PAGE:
South Florida Stock Trader Sentenced to 30 Months in Prison for Role in Securities Fraud Scheme
WASHINGTON – A stock trader from Jupiter, Fla., was sentenced today to 30 months in prison for engaging in securities fraud involving several publicly traded companies, Assistant Attorney General Lanny A. Breuer of the Criminal Division announced.
Paul M. Gozzo, 33, was sentenced today by U.S. District Judge Donald L. Graham in the Southern District of Florida. In addition to the prison sentence, Judge Graham ordered Gozzo to serve two years of supervised release following his release from prison and to forfeit more than $437,000 in net profits from his criminal conduct.
Gozzo pleaded guilty on March 17, 2009, to one count of conspiracy to commit securities fraud and one count of securities fraud. In his plea, Gozzo admitted to engaging in a market manipulation scheme with two co-conspirators for the purpose of artificially inflating the prices of several publicly traded stocks. Gozzo also admitted that he and his co-conspirators manipulated the stock price of several stocks by, among other things, creating the false appearance that there was greater investor interest and liquidity in the stocks than actually existed. In return for his assistance in manipulating the stock prices of these companies, Gozzo admitted that he received approximately $540,000, which resulted in a profit to Gozzo of more than $437,000.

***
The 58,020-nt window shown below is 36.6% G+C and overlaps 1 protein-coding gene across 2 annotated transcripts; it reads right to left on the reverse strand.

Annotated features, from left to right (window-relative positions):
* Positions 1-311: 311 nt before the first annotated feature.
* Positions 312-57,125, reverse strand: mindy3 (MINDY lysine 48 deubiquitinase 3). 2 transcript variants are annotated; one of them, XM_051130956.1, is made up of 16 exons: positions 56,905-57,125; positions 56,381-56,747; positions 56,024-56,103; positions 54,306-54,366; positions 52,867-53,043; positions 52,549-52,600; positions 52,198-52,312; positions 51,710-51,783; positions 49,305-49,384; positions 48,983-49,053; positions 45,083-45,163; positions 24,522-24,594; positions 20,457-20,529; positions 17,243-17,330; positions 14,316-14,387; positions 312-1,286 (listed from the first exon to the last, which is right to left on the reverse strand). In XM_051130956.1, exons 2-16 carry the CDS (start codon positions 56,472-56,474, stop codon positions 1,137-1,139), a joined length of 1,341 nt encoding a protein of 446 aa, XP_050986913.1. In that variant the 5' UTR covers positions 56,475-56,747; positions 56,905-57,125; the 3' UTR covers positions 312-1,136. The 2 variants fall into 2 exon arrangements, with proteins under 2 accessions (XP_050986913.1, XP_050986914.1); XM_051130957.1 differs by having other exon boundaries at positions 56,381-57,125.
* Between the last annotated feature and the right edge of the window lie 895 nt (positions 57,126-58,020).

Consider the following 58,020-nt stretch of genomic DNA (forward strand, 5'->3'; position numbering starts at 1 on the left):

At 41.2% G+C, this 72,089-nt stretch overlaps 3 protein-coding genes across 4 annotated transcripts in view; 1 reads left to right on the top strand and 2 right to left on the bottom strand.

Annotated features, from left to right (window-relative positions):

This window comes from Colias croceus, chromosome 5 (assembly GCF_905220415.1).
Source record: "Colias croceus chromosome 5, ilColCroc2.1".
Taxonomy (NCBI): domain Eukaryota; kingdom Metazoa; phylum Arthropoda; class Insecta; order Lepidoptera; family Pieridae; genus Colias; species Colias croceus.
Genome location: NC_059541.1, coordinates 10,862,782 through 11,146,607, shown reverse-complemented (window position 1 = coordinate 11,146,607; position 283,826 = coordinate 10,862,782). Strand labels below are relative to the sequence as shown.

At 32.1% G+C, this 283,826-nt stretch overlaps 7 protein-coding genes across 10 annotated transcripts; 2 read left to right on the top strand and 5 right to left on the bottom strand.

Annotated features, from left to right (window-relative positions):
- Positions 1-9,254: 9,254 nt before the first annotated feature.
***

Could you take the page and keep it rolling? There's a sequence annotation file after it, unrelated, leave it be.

According to information contained in plea documents, Gozzo admitted that he conspired with a purported investment banker, who owned large amounts of stock in several public companies, and the investment banker’s son to artificially increase the stock price of those companies. They did so, according to court documents, by providing support bids for shares of those companies and by engaging in coordinated trades with each other and others for the purpose of keeping the stock price artificially inflated and further inflating the stock price. This created the impression that there was a greater investor interest in the stock than truly existed, which allowed Gozzo and his co-conspirators to sell that stock at an artificially high price. Gozzo admitted that he and his co-conspirators also bought and sold stock through numerous broker-dealers to make it appear that there were several investors trading in the stocks they were manipulating, when in fact there were not additional investors. In return for Gozzo’s assistance in manipulating the stock prices of these companies, the investment banker compensated Gozzo in the form of cash retainer payments and both free-trading and restricted stock.
This case was prosecuted by Assistant Chief Hand Bond Walther and Trial Attorney Nicole H. Sprinzen of the Criminal Division’s Fraud Section and is being investigated by the FBI’s Washington Field Office. Significant assistance was provided by the U.S. Securities and Exchange Commission.